Reading Michael Rosen’s Foreword to Born Creative this week reminded me of what it felt like to be a participant in Cliff Yates’ workshop at the first Poetry Matters seminar. All four of the elements that Michael describes were happening in the workshop, sometimes all at once, as he says, at others in a more discreet way. To be in the workshop felt joyful, energising, entertaining and demanding. And yet, as I described it later that evening to Myra Barrs in the restaurant, it also felt, in the best possible way, mysterious.
By this I don’t mean that Cliff was in any way playing to the ‘Romantic poet’ archetype, as though to merely hang on his every word would inspire us to be creative. I mean that the combination of very clear writing exercises, the range of poems Cliff read to us and Cliff’s patience and use of silence worked to create a space that felt intensely good to be in, to borrow a phrase of Philip Gross.
I was particularly struck by the way Cliff waited for participants to read their work at the end of each exercise. This was not reading round or taking turns, but more organic and, I think, risky. By leaving the space open for participants to share, rather than setting rules and expectations about who would follow who, Cliff showed us that if you wait long enough someone will usually fill the silence with writing that really matters to them.
Looking back at the work I produced that afternoon I do think there were two instances when my writing dropped down to a different level of engagement. I noticed that the second of these pieces was right at the end of the workshop, when I felt most tired and thought I had used up my last ounce of energy. I wonder if the creative unconscious does indeed have resources of its own that the conscious mind is not fully aware of. To use a phrase you often hear at readings, it was as though the poem ‘wrote itself’ or ‘wrote itself in spite of me’. In truth, I have always baulked at phrases such as these.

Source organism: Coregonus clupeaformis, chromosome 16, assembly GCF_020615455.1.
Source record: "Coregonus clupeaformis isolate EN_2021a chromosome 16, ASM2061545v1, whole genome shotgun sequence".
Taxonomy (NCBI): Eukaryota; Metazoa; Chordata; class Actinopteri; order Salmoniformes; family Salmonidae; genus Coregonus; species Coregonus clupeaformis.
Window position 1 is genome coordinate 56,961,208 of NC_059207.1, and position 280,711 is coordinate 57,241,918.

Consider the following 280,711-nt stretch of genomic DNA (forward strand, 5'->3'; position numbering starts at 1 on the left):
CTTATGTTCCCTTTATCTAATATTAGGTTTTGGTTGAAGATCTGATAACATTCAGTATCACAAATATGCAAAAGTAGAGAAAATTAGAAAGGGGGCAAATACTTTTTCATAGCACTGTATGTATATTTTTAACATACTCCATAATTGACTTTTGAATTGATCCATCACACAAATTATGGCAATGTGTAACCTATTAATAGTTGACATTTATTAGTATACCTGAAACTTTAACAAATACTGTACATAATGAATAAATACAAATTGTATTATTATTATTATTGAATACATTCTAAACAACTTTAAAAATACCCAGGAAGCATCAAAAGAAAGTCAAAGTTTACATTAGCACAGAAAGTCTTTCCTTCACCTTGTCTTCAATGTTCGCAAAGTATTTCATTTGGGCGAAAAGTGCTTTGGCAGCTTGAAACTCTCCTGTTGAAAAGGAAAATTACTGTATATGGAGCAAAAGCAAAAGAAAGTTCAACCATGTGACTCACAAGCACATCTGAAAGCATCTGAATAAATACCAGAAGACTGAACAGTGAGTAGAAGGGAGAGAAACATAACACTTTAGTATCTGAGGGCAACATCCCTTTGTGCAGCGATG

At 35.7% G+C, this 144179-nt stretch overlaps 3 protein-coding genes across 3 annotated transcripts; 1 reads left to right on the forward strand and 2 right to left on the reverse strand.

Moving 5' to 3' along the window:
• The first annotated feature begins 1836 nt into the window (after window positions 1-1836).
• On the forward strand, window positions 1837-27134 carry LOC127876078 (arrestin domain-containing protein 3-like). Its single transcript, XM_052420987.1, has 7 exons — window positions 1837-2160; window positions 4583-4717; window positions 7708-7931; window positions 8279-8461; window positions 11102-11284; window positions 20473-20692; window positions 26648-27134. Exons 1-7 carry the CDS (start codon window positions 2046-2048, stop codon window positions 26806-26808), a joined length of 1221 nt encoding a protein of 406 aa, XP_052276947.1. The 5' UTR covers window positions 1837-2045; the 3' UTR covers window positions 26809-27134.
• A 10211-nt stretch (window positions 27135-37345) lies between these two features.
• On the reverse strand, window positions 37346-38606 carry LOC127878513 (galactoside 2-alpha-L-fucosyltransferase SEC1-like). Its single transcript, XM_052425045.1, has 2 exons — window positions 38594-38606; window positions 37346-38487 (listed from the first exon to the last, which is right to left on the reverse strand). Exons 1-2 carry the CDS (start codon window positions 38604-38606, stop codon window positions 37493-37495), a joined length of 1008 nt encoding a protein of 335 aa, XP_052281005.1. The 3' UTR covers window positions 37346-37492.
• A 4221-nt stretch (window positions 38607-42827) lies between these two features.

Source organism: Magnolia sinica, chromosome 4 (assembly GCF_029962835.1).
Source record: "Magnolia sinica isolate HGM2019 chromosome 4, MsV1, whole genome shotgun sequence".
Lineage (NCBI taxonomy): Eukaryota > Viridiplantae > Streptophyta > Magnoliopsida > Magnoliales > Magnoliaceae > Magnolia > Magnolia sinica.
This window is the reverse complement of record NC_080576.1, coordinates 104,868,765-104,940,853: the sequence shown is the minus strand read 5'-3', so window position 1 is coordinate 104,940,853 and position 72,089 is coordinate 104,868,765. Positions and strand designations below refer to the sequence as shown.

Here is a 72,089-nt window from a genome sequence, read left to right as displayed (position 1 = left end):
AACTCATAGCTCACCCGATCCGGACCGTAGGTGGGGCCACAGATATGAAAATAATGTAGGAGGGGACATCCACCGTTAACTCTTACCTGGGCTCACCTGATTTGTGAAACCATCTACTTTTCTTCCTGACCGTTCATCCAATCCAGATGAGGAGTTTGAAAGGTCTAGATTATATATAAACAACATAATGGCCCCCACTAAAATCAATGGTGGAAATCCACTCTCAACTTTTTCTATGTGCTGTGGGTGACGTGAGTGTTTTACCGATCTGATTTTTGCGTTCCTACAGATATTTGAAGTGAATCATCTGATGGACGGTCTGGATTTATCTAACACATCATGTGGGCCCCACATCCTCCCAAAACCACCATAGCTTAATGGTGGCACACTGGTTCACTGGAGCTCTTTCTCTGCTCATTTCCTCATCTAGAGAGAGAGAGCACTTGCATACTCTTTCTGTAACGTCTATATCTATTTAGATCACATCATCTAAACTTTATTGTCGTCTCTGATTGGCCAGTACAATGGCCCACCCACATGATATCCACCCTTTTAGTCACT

Cliff’s workshop has prompted me to re-evaluate my own creative processes, and to think about what can be learned from instances such as this in the context of public education.
I was pleased to present the attached paper at the ESRC-funded Poetry Matters Seminar Series on Wednesday. I am very grateful to all of the participants who gave me such valuable feedback: Andy Goodwyn, Morag Styles, Jane Spiro, Sue Dymoke and Myra Barrs. Your comments have stayed with me and will inform my writing as I finish the full version of the paper.